photo-eye Gallery is delighted to present new images from represented artist Michael Kenna. Photographed in 2020, these beautiful works are characteristic of Kenna’s dynamic minimalistic style, as well as his fascination with the ethereal wintry landscapes on the island of Hokkaido, Japan.

photo-eye Gallery is delighted to present new images from represented artist Michael Kenna. Photographed in 2020, these beautiful works are characteristic of Kenna’s dynamic minimalistic style, as well as his fascination with the ethereal wintry landscapes on the island of Hokkaido, Japan.

The toned gelatin-silver prints are hand made by Kenna, and available as 8x8 inch prints in an edition of 25 starting at $3000. At the time of this post, all prints are in their 1st tier, but prints are limited and prices are subject to change.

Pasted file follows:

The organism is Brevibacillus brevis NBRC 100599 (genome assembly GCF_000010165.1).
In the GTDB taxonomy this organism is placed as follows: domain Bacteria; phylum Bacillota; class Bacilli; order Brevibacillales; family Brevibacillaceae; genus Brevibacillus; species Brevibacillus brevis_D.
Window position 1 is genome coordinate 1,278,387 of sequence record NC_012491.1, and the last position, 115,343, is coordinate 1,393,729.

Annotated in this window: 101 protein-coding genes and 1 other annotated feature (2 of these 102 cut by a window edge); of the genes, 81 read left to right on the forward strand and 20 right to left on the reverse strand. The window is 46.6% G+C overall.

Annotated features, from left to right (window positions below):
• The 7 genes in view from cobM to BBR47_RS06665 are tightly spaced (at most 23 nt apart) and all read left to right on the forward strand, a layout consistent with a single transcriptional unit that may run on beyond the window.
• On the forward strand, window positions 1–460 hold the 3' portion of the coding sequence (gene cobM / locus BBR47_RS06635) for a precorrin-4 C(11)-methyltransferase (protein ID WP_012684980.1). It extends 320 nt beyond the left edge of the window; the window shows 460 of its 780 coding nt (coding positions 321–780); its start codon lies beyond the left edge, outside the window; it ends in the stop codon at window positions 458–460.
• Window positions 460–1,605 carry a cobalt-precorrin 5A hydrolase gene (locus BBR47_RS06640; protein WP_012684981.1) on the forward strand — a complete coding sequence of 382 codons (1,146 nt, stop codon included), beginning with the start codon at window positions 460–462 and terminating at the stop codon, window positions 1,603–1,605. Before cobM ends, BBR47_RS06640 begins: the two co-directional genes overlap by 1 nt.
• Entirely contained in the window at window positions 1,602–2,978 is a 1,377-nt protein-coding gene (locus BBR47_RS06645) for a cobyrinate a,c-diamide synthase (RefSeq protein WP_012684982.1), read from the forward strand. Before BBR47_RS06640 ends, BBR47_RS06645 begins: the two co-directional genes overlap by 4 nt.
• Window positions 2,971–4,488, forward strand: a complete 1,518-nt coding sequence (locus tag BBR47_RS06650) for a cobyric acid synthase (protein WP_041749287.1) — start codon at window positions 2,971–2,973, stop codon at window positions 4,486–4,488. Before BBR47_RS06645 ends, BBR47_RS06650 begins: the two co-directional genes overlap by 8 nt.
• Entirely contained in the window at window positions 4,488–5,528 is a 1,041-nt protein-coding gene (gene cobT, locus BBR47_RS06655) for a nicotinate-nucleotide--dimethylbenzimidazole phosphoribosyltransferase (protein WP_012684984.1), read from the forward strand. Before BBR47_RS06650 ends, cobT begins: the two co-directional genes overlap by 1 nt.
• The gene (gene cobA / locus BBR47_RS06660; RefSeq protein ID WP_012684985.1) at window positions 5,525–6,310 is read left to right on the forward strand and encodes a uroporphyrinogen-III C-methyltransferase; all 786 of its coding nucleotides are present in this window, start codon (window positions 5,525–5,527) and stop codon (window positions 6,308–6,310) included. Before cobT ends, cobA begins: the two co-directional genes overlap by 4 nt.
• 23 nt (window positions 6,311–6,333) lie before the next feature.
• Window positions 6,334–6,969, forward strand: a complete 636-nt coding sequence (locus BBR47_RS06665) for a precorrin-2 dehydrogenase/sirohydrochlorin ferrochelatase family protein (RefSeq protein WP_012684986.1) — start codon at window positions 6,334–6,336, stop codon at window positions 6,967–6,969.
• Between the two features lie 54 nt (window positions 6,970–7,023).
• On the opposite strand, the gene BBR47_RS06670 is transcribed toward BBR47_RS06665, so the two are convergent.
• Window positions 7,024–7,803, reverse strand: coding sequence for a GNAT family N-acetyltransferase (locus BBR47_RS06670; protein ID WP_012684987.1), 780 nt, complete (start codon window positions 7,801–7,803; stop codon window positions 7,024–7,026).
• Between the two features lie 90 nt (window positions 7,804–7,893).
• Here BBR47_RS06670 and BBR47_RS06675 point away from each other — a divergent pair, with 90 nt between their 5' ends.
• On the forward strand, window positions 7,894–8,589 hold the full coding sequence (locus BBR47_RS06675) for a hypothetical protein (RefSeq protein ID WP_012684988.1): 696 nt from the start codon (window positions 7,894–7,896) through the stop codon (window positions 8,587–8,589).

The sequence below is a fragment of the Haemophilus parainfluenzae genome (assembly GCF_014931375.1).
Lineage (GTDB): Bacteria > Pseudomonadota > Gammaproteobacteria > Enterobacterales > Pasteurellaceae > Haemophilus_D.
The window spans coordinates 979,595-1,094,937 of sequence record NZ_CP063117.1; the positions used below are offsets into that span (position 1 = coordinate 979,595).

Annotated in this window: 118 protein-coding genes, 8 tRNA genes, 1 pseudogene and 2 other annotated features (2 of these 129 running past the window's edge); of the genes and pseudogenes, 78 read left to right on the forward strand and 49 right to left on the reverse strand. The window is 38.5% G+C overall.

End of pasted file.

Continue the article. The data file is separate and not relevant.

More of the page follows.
For more information about Michael Kenna, and to purchase prints, please contact Gallery Director Anne Kelly or Gallery Assistant Patricia Martin, or you may also call us at 505-988-5152 x202.

Michael Kenna, Dakekanba and Snow Barriers, Hokkaido, Japan, 2020, toned gelatin-silver print, 8 x 8 inches, edition of 25, $3000

“I often think of my work as visual haiku. It is an attempt to evoke and suggest through as few elements as possible rather than to describe with tremendous detail.” 

 

Michael Kenna, Orumnai Ice, Hokkaido, Japan, 2020, toned gelatin-silver print, 8 x 8 inches, edition of 25, $3000

 
Michael Kenna, Three Trees in Pasture, Hokkaido, Japan, 2020, toned gelatin-silver print, 8 x 8 inches, edition of 25, $3000

 

“I gravitate towards places where humans have been and are no more, to the edge of man’s influence, where the elements are taking over or covering man’s traces.”

 

Michael Kenna, Approaching Ice Floe, Okhosk Sea, Hokkaido, Japan, 2020, toned gelatin-silver print, 8 x 8 inches, edition of 25, $3000


Michael Kenna, Biei, Hokkaido, Japan, 2009 ©Mark Silva